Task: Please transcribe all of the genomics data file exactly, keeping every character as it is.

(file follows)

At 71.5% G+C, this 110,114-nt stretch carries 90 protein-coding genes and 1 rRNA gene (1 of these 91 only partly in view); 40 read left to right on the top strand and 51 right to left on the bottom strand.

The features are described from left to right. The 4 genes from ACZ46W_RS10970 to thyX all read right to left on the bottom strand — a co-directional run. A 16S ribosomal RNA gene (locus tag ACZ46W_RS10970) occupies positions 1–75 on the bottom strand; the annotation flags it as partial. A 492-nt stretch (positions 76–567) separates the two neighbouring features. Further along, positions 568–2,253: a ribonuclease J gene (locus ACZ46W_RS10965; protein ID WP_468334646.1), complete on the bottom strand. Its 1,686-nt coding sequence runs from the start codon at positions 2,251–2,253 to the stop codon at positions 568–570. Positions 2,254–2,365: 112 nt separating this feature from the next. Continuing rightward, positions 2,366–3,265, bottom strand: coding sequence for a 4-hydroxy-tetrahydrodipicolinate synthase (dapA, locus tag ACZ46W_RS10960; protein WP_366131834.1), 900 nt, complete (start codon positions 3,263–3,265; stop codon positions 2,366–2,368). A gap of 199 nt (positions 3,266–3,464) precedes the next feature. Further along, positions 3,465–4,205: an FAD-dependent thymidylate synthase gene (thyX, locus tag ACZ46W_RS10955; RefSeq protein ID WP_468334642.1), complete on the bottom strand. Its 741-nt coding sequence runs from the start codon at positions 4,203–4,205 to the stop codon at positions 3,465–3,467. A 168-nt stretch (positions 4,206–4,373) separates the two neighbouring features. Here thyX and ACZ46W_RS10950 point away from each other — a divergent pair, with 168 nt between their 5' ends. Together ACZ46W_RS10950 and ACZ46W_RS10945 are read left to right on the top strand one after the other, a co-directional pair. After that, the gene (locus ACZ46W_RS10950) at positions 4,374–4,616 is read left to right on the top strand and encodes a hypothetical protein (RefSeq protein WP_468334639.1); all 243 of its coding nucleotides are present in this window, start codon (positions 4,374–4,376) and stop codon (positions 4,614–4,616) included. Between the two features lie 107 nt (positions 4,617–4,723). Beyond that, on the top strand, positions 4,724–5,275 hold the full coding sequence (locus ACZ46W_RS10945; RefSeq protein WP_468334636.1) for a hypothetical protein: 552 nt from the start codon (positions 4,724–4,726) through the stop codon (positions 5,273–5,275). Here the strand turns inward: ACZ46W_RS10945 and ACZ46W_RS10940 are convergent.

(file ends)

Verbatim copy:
At 71.5% G+C, this 110,114-nt stretch carries 90 protein-coding genes and 1 rRNA gene (1 of these 91 only partly in view); 40 read left to right on the top strand and 51 right to left on the bottom strand.

The features are described from left to right. The 4 genes from ACZ46W_RS10970 to thyX all read right to left on the bottom strand — a co-directional run. A 16S ribosomal RNA gene (locus tag ACZ46W_RS10970) occupies positions 1–75 on the bottom strand; the annotation flags it as partial. A 492-nt stretch (positions 76–567) separates the two neighbouring features. Further along, positions 568–2,253: a ribonuclease J gene (locus ACZ46W_RS10965; protein ID WP_468334646.1), complete on the bottom strand. Its 1,686-nt coding sequence runs from the start codon at positions 2,251–2,253 to the stop codon at positions 568–570. Positions 2,254–2,365: 112 nt separating this feature from the next. Continuing rightward, positions 2,366–3,265, bottom strand: coding sequence for a 4-hydroxy-tetrahydrodipicolinate synthase (dapA, locus tag ACZ46W_RS10960; protein WP_366131834.1), 900 nt, complete (start codon positions 3,263–3,265; stop codon positions 2,366–2,368). A gap of 199 nt (positions 3,266–3,464) precedes the next feature. Further along, positions 3,465–4,205: an FAD-dependent thymidylate synthase gene (thyX, locus tag ACZ46W_RS10955; RefSeq protein ID WP_468334642.1), complete on the bottom strand. Its 741-nt coding sequence runs from the start codon at positions 4,203–4,205 to the stop codon at positions 3,465–3,467. A 168-nt stretch (positions 4,206–4,373) separates the two neighbouring features. Here thyX and ACZ46W_RS10950 point away from each other — a divergent pair, with 168 nt between their 5' ends. Together ACZ46W_RS10950 and ACZ46W_RS10945 are read left to right on the top strand one after the other, a co-directional pair. After that, the gene (locus ACZ46W_RS10950) at positions 4,374–4,616 is read left to right on the top strand and encodes a hypothetical protein (RefSeq protein WP_468334639.1); all 243 of its coding nucleotides are present in this window, start codon (positions 4,374–4,376) and stop codon (positions 4,614–4,616) included. Between the two features lie 107 nt (positions 4,617–4,723). Beyond that, on the top strand, positions 4,724–5,275 hold the full coding sequence (locus ACZ46W_RS10945; RefSeq protein WP_468334636.1) for a hypothetical protein: 552 nt from the start codon (positions 4,724–4,726) through the stop codon (positions 5,273–5,275). Here the strand turns inward: ACZ46W_RS10945 and ACZ46W_RS10940 are convergent.